Plant Growth Regulation

, Volume 87, Issue 1, pp 165–174 | Cite as

Emerging functions of chromatin modifications in auxin biosynthesis in response to environmental alterations

  • Bich Hang Do
  • Vu Thi Bach Phuong
  • Gia-Buu Tran
  • Nguyen Hoai NguyenEmail author
Review Paper


Auxin is one of the most important hormone groups in plants. It has been documented to play various functions in plant growth and development. In this phytohormone group, indole-3-acetic acid (IAA) is widely considered as a main natural auxin. To date, many lines of evidence have revealed that the alterations of ambient environment such as light and temperature conditions can affect the IAA biosynthesis which consequently redirects the growth and development of the plants so that they can adapt to the new environmental conditions. Current studies have shown the large impact of chromatin modifications in the regulation of eukaryotic gene expression. Previous studies have elucidated different epigenetic factors in the regulation of auxin signaling pathway in the plants. This review aimed to provide a precise and systemic overview of the chromatin modifications at the auxin biosynthesis gene loci, namely YUCCA (YUC) genes, and their effects on the expression of these genes. Based on these emerging data, we propose different hypothetical models demonstrating the functions of epigenetic factors as well as chromatin modifications in the regulation of YUC genes which can subsequently determine the auxin accumulation in the plants.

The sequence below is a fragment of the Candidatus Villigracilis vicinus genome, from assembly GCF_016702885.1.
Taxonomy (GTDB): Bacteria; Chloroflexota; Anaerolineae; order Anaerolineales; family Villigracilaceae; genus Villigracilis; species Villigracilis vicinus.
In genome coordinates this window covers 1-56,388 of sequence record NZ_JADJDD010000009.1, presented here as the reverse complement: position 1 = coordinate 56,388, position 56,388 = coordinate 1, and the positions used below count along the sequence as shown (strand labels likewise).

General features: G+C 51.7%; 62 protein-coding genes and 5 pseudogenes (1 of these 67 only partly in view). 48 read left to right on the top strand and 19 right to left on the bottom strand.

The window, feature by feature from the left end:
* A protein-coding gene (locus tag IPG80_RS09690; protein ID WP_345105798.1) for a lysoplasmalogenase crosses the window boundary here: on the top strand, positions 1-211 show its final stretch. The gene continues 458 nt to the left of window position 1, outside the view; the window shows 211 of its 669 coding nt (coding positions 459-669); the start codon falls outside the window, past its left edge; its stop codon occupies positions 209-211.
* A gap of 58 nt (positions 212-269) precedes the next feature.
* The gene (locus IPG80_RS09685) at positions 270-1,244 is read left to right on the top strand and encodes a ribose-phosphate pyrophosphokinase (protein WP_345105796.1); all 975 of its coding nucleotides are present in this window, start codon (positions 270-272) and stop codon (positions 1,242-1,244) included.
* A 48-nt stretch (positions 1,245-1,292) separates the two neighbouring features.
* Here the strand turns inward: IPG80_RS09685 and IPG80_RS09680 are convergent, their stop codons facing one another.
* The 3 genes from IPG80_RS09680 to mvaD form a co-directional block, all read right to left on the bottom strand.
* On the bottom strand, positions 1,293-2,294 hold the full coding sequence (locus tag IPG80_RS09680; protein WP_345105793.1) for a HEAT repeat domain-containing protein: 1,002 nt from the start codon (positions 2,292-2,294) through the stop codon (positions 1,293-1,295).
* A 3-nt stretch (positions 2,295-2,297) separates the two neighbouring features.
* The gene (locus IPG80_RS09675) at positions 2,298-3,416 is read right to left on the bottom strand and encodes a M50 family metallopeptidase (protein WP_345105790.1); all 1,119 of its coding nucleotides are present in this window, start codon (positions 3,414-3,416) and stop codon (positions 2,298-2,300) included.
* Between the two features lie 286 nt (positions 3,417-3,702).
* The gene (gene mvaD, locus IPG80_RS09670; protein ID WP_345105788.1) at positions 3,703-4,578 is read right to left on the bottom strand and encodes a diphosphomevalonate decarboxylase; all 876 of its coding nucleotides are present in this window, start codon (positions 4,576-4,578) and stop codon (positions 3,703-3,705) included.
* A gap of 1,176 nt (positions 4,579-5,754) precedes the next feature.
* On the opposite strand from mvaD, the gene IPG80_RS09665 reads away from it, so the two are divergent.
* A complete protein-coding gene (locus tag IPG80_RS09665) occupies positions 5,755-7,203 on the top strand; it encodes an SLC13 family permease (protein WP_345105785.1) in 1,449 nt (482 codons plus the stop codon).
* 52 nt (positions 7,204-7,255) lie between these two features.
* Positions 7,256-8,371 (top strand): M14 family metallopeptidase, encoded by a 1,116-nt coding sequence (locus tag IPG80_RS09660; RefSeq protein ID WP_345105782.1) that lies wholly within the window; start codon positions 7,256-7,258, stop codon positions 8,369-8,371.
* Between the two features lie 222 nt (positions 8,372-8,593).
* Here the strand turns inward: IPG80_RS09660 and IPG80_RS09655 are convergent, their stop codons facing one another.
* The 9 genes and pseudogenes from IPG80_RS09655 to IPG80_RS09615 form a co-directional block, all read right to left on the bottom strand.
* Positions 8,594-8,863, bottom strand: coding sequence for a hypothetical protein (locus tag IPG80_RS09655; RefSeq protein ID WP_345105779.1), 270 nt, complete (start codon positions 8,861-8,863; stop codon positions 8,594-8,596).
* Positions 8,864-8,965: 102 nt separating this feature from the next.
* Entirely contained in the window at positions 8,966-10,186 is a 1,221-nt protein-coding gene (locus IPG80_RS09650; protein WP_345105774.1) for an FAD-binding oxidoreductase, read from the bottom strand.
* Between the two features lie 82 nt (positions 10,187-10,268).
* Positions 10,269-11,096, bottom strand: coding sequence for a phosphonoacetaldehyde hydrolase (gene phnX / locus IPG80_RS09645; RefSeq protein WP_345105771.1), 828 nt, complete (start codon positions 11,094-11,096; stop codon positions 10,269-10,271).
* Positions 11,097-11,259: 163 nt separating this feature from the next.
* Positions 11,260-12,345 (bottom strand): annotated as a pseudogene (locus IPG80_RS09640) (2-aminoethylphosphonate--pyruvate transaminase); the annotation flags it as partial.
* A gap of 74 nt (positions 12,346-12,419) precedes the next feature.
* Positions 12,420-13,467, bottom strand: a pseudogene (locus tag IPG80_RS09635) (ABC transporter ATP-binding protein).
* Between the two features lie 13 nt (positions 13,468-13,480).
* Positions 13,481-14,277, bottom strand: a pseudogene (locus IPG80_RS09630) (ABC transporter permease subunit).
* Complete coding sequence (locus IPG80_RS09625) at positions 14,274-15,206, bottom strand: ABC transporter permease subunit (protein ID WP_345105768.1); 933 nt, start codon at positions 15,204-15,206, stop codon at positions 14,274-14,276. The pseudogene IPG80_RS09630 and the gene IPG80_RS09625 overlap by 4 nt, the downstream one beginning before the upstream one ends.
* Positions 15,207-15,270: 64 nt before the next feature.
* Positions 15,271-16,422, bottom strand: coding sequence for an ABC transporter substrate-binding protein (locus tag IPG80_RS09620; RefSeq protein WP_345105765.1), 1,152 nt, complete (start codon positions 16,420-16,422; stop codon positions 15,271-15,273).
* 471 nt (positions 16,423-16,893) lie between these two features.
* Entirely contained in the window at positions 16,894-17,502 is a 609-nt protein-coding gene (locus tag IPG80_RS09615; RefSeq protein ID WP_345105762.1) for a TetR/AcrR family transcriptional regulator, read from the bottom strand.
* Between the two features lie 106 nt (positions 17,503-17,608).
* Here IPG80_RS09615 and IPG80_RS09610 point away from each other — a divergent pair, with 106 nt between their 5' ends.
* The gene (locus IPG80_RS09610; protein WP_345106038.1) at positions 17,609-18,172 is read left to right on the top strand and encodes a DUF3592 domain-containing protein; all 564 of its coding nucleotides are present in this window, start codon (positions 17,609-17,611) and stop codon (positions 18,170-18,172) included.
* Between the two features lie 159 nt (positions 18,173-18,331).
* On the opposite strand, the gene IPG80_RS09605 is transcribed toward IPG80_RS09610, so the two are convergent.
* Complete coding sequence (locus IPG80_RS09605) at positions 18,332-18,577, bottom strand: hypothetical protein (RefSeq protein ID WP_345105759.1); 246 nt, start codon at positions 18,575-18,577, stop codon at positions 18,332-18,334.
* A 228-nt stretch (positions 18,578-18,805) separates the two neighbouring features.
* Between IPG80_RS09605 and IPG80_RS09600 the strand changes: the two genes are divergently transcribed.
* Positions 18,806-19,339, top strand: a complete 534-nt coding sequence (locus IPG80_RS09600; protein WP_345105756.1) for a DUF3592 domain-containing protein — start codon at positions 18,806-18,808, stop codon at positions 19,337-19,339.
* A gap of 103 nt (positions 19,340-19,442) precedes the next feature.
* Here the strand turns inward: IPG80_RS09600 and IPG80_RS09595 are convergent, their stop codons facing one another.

Auxin biosynthesis Chromatin modifications Environmental alterations H2A.Z IAA PIF YUCCA (YUC) 



We would like to thank Dr. Sara D Siegel (The University of Texas Southwestern, Texas, USA) for her careful and critical reading of our manuscript. This work was supported by a Grant from Ho Chi Minh City Open University (to Nguyen Hoai Nguyen, 2018).


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© Springer Nature B.V. 2018

Authors and Affiliations

  • Bich Hang Do
    • 1
  • Vu Thi Bach Phuong
    • 2
  • Gia-Buu Tran
    • 3
  • Nguyen Hoai Nguyen
    • 4
    Email author
  1. 1.Faculty of PharmacyTon Duc Thang UniversityHo Chi Minh CityVietnam
  2. 2.Department of Plant Biotechnology and Biotransformation, Faculty of Biology-BiotechnologyUniversity of Science, Vietnam National University - Ho Chi Minh City227 Nguyen Van Cu Street, District 5, Ho Chi Minh CityVietnam
  3. 3.Department of Biotechnology, Institute of Biotechnology and Food-technologyIndustrial University of Ho Chi Minh CityHo Chi Minh CityVietnam
  4. 4.Faculty of BiotechnologyHo Chi Minh City Open UniversityHo Chi Minh CityVietnam

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